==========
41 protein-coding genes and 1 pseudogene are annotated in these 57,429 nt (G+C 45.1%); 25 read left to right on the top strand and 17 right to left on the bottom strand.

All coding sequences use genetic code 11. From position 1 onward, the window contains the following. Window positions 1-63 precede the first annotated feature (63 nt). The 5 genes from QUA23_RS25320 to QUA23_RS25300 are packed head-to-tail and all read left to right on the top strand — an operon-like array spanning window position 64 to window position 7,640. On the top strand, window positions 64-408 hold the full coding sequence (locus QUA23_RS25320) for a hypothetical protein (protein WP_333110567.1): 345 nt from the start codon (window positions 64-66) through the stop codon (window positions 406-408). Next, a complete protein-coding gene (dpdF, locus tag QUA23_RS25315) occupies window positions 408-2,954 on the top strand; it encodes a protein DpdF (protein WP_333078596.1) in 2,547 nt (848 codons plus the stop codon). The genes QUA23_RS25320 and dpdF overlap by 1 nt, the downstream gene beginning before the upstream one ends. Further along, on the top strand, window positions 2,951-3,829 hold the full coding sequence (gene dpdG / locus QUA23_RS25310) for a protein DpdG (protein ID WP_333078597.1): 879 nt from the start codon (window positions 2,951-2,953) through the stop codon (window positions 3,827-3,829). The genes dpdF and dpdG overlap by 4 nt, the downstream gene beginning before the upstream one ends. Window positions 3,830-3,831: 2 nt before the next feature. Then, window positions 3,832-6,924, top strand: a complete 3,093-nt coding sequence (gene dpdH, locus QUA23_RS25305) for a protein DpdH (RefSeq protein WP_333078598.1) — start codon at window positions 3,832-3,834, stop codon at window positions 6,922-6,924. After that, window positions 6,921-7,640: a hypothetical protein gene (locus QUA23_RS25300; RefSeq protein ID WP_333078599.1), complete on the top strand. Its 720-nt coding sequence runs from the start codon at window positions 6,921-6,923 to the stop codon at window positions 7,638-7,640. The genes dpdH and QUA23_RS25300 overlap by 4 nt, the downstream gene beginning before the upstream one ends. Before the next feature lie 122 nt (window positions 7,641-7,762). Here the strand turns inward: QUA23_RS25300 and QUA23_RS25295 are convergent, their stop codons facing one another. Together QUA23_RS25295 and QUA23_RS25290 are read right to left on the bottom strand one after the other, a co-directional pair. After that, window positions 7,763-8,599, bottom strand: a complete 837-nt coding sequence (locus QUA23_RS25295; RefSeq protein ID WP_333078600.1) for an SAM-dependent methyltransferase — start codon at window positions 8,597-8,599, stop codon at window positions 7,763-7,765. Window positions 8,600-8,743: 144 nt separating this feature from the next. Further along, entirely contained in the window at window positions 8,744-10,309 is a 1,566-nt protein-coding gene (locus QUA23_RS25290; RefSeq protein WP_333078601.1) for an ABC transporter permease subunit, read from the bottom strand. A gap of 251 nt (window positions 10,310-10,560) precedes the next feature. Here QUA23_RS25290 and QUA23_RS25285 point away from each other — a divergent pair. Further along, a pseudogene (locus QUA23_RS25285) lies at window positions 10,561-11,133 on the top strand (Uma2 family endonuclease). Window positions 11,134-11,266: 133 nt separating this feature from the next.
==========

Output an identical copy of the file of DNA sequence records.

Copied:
41 protein-coding genes and 1 pseudogene are annotated in these 57,429 nt (G+C 45.1%); 25 read left to right on the top strand and 17 right to left on the bottom strand.

All coding sequences use genetic code 11. From position 1 onward, the window contains the following. Window positions 1-63 precede the first annotated feature (63 nt). The 5 genes from QUA23_RS25320 to QUA23_RS25300 are packed head-to-tail and all read left to right on the top strand — an operon-like array spanning window position 64 to window position 7,640. On the top strand, window positions 64-408 hold the full coding sequence (locus QUA23_RS25320) for a hypothetical protein (protein WP_333110567.1): 345 nt from the start codon (window positions 64-66) through the stop codon (window positions 406-408). Next, a complete protein-coding gene (dpdF, locus tag QUA23_RS25315) occupies window positions 408-2,954 on the top strand; it encodes a protein DpdF (protein WP_333078596.1) in 2,547 nt (848 codons plus the stop codon). The genes QUA23_RS25320 and dpdF overlap by 1 nt, the downstream gene beginning before the upstream one ends. Further along, on the top strand, window positions 2,951-3,829 hold the full coding sequence (gene dpdG / locus QUA23_RS25310) for a protein DpdG (protein ID WP_333078597.1): 879 nt from the start codon (window positions 2,951-2,953) through the stop codon (window positions 3,827-3,829). The genes dpdF and dpdG overlap by 4 nt, the downstream gene beginning before the upstream one ends. Window positions 3,830-3,831: 2 nt before the next feature. Then, window positions 3,832-6,924, top strand: a complete 3,093-nt coding sequence (gene dpdH, locus QUA23_RS25305) for a protein DpdH (RefSeq protein WP_333078598.1) — start codon at window positions 3,832-3,834, stop codon at window positions 6,922-6,924. After that, window positions 6,921-7,640: a hypothetical protein gene (locus QUA23_RS25300; RefSeq protein ID WP_333078599.1), complete on the top strand. Its 720-nt coding sequence runs from the start codon at window positions 6,921-6,923 to the stop codon at window positions 7,638-7,640. The genes dpdH and QUA23_RS25300 overlap by 4 nt, the downstream gene beginning before the upstream one ends. Before the next feature lie 122 nt (window positions 7,641-7,762). Here the strand turns inward: QUA23_RS25300 and QUA23_RS25295 are convergent, their stop codons facing one another. Together QUA23_RS25295 and QUA23_RS25290 are read right to left on the bottom strand one after the other, a co-directional pair. After that, window positions 7,763-8,599, bottom strand: a complete 837-nt coding sequence (locus QUA23_RS25295; RefSeq protein ID WP_333078600.1) for an SAM-dependent methyltransferase — start codon at window positions 8,597-8,599, stop codon at window positions 7,763-7,765. Window positions 8,600-8,743: 144 nt separating this feature from the next. Further along, entirely contained in the window at window positions 8,744-10,309 is a 1,566-nt protein-coding gene (locus QUA23_RS25290; RefSeq protein WP_333078601.1) for an ABC transporter permease subunit, read from the bottom strand. A gap of 251 nt (window positions 10,310-10,560) precedes the next feature. Here QUA23_RS25290 and QUA23_RS25285 point away from each other — a divergent pair. Further along, a pseudogene (locus QUA23_RS25285) lies at window positions 10,561-11,133 on the top strand (Uma2 family endonuclease). Window positions 11,134-11,266: 133 nt separating this feature from the next.